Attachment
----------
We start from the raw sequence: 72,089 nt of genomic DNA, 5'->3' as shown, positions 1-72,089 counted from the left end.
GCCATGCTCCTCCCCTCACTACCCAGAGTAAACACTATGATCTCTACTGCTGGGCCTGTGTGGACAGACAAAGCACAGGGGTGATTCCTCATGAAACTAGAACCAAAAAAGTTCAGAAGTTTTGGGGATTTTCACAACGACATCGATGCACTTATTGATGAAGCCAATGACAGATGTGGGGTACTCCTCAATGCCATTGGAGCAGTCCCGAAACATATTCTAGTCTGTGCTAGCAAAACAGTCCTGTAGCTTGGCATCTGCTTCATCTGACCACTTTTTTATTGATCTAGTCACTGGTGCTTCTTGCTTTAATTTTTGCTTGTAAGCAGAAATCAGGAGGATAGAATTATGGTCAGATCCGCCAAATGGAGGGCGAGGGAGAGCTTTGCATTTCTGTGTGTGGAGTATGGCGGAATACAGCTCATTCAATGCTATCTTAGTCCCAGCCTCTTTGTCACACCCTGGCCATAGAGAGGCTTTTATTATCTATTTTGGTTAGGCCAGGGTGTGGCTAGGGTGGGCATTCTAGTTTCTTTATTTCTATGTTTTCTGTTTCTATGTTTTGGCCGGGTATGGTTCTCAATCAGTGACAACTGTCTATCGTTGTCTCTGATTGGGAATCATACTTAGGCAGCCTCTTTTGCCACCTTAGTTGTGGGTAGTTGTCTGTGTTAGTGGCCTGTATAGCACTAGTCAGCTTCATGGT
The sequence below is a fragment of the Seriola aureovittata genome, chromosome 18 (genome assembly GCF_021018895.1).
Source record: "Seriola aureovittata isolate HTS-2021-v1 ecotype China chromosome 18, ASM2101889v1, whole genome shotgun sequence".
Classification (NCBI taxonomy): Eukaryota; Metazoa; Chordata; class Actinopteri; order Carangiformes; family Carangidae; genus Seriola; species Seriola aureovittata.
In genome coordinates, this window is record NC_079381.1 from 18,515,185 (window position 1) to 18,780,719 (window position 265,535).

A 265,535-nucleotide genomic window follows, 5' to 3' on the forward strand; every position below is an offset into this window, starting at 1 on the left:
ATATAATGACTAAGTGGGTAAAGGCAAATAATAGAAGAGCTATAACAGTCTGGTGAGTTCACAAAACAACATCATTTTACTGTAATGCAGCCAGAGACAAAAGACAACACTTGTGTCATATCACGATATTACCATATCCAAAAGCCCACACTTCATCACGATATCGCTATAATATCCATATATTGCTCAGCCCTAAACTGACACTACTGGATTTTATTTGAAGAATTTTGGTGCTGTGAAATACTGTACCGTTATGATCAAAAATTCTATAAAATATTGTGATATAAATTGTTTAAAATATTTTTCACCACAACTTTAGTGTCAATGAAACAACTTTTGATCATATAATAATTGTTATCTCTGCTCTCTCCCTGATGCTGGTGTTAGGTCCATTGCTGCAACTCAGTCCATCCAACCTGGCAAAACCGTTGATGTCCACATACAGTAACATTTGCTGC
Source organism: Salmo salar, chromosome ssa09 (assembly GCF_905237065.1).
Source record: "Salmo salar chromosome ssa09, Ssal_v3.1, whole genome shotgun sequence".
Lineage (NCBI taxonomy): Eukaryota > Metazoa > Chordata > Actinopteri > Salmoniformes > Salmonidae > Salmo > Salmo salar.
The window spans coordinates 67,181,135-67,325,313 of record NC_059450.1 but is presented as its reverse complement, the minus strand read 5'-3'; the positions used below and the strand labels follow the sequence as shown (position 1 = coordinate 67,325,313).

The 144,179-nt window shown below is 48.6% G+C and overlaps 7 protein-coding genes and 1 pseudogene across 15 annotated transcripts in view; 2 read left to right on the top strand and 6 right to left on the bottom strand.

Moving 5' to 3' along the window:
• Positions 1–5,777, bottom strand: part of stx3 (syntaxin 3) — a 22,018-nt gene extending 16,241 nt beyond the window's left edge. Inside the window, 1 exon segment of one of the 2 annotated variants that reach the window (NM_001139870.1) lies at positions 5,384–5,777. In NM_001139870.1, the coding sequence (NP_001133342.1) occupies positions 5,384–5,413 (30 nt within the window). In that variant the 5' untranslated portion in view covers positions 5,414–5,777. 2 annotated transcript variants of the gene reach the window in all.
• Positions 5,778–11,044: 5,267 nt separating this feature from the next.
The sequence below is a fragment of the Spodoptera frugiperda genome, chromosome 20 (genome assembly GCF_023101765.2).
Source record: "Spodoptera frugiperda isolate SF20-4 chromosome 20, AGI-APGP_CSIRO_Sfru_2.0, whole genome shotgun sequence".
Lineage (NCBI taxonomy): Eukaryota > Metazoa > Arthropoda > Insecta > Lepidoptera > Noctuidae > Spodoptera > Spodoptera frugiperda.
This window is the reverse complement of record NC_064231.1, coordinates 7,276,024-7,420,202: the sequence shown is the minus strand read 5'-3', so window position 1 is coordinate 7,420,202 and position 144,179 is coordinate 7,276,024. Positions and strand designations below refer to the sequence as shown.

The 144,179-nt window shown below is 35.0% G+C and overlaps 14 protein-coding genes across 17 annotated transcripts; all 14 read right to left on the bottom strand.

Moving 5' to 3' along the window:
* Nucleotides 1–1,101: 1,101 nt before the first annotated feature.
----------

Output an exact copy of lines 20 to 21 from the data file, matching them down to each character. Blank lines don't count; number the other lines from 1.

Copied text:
This window is the reverse complement of record NC_064231.1, coordinates 7,276,024-7,420,202: the sequence shown is the minus strand read 5'-3', so window position 1 is coordinate 7,420,202 and position 144,179 is coordinate 7,276,024. Positions and strand designations below refer to the sequence as shown.

The 144,179-nt window shown below is 35.0% G+C and overlaps 14 protein-coding genes across 17 annotated transcripts; all 14 read right to left on the bottom strand.